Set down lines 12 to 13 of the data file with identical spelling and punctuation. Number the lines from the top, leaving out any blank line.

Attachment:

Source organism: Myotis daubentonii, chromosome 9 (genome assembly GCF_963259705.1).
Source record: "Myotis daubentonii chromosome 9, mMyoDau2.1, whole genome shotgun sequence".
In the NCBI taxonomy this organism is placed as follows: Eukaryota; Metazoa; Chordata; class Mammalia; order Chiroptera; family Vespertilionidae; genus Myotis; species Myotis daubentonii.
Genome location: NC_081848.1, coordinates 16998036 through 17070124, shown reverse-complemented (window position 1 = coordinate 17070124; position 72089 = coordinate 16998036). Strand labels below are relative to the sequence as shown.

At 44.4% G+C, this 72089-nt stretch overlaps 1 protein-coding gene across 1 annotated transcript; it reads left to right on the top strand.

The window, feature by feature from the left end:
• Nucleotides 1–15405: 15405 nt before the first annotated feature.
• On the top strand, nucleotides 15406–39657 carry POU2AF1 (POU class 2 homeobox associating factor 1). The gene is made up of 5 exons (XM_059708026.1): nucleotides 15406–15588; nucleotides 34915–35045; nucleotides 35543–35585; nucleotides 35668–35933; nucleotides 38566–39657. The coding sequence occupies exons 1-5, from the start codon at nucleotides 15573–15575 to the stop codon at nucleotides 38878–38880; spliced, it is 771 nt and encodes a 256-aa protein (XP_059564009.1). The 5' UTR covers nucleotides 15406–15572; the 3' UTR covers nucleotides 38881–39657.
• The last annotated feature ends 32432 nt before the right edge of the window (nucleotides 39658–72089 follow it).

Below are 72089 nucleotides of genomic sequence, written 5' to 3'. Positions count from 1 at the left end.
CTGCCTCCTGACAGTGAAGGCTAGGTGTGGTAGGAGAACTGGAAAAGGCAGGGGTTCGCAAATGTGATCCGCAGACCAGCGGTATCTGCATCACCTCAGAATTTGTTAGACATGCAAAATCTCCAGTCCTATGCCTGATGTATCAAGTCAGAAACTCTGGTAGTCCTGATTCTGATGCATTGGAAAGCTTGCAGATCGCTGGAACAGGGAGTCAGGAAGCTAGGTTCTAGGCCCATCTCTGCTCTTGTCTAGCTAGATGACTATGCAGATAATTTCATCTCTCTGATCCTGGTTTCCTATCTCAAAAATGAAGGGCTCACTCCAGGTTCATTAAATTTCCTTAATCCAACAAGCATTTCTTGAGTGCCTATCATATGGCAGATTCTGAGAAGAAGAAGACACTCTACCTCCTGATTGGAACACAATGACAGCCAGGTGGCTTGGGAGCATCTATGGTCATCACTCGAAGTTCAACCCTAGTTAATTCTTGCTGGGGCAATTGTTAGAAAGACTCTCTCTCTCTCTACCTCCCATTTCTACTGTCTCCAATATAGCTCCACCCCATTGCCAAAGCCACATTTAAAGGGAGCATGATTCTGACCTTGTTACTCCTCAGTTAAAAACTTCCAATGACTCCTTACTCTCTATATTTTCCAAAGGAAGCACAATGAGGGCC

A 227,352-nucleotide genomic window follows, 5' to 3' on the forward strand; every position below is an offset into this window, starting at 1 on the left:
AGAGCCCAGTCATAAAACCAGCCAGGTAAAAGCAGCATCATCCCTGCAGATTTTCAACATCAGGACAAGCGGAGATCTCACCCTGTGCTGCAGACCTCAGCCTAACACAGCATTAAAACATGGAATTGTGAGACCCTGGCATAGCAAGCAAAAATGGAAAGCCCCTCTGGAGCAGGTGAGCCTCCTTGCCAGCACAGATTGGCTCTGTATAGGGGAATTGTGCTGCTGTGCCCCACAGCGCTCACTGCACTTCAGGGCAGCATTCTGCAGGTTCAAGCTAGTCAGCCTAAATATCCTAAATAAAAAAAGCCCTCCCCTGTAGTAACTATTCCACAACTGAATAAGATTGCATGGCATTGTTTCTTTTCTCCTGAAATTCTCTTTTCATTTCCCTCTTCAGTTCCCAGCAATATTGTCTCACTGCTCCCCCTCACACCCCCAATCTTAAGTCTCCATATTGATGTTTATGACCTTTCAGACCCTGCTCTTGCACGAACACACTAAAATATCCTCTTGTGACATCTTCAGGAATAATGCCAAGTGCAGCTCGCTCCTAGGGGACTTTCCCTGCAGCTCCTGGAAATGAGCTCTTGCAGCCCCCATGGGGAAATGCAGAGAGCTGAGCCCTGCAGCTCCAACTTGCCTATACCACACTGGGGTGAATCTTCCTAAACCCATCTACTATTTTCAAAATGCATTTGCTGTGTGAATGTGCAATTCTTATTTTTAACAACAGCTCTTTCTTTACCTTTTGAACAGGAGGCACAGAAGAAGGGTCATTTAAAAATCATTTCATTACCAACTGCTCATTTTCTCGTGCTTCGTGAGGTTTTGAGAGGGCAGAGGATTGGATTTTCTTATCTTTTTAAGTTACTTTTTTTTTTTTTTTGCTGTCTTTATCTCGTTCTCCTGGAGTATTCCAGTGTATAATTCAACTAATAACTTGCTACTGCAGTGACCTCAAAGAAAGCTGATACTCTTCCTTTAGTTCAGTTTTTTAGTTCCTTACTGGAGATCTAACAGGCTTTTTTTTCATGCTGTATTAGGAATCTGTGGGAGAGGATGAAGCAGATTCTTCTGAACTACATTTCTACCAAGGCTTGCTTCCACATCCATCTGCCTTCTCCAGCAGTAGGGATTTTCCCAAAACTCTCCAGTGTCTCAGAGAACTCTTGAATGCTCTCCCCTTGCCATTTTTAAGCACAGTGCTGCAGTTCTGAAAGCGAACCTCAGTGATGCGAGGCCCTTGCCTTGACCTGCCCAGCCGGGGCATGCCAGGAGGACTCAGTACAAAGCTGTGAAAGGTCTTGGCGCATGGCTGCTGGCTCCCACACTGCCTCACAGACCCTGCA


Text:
A 227,352-nucleotide genomic window follows, 5' to 3' on the forward strand; every position below is an offset into this window, starting at 1 on the left:
AGAGCCCAGTCATAAAACCAGCCAGGTAAAAGCAGCATCATCCCTGCAGATTTTCAACATCAGGACAAGCGGAGATCTCACCCTGTGCTGCAGACCTCAGCCTAACACAGCATTAAAACATGGAATTGTGAGACCCTGGCATAGCAAGCAAAAATGGAAAGCCCCTCTGGAGCAGGTGAGCCTCCTTGCCAGCACAGATTGGCTCTGTATAGGGGAATTGTGCTGCTGTGCCCCACAGCGCTCACTGCACTTCAGGGCAGCATTCTGCAGGTTCAAGCTAGTCAGCCTAAATATCCTAAATAAAAAAAGCCCTCCCCTGTAGTAACTATTCCACAACTGAATAAGATTGCATGGCATTGTTTCTTTTCTCCTGAAATTCTCTTTTCATTTCCCTCTTCAGTTCCCAGCAATATTGTCTCACTGCTCCCCCTCACACCCCCAATCTTAAGTCTCCATATTGATGTTTATGACCTTTCAGACCCTGCTCTTGCACGAACACACTAAAATATCCTCTTGTGACATCTTCAGGAATAATGCCAAGTGCAGCTCGCTCCTAGGGGACTTTCCCTGCAGCTCCTGGAAATGAGCTCTTGCAGCCCCCATGGGGAAATGCAGAGAGCTGAGCCCTGCAGCTCCAACTTGCCTATACCACACTGGGGTGAATCTTCCTAAACCCATCTACTATTTTCAAAATGCATTTGCTGTGTGAATGTGCAATTCTTATTTTTAACAACAGCTCTTTCTTTACCTTTTGAACAGGAGGCACAGAAGAAGGGTCATTTAAAAATCATTTCATTACCAACTGCTCATTTTCTCGTGCTTCGTGAGGTTTTGAGAGGGCAGAGGATTGGATTTTCTTATCTTTTTAAGTTACTTTTTTTTTTTTTTTGCTGTCTTTATCTCGTTCTCCTGGAGTATTCCAGTGTATAATTCAACTAATAACTTGCTACTGCAGTGACCTCAAAGAAAGCTGATACTCTTCCTTTAGTTCAGTTTTTTAGTTCCTTACTGGAGATCTAACAGGCTTTTTTTTCATGCTGTATTAGGAATCTGTGGGAGAGGATGAAGCAGATTCTTCTGAACTACATTTCTACCAAGGCTTGCTTCCACATCCATCTGCCTTCTCCAGCAGTAGGGATTTTCCCAAAACTCTCCAGTGTCTCAGAGAACTCTTGAATGCTCTCCCCTTGCCATTTTTAAGCACAGTGCTGCAGTTCTGAAAGCGAACCTCAGTGATGCGAGGCCCTTGCCTTGACCTGCCCAGCCGGGGCATGCCAGGAGGACTCAGTACAAAGCTGTGAAAGGTCTTGGCGCATGGCTGCTGGCTCCCACACTGCCTCACAGACCCTGCA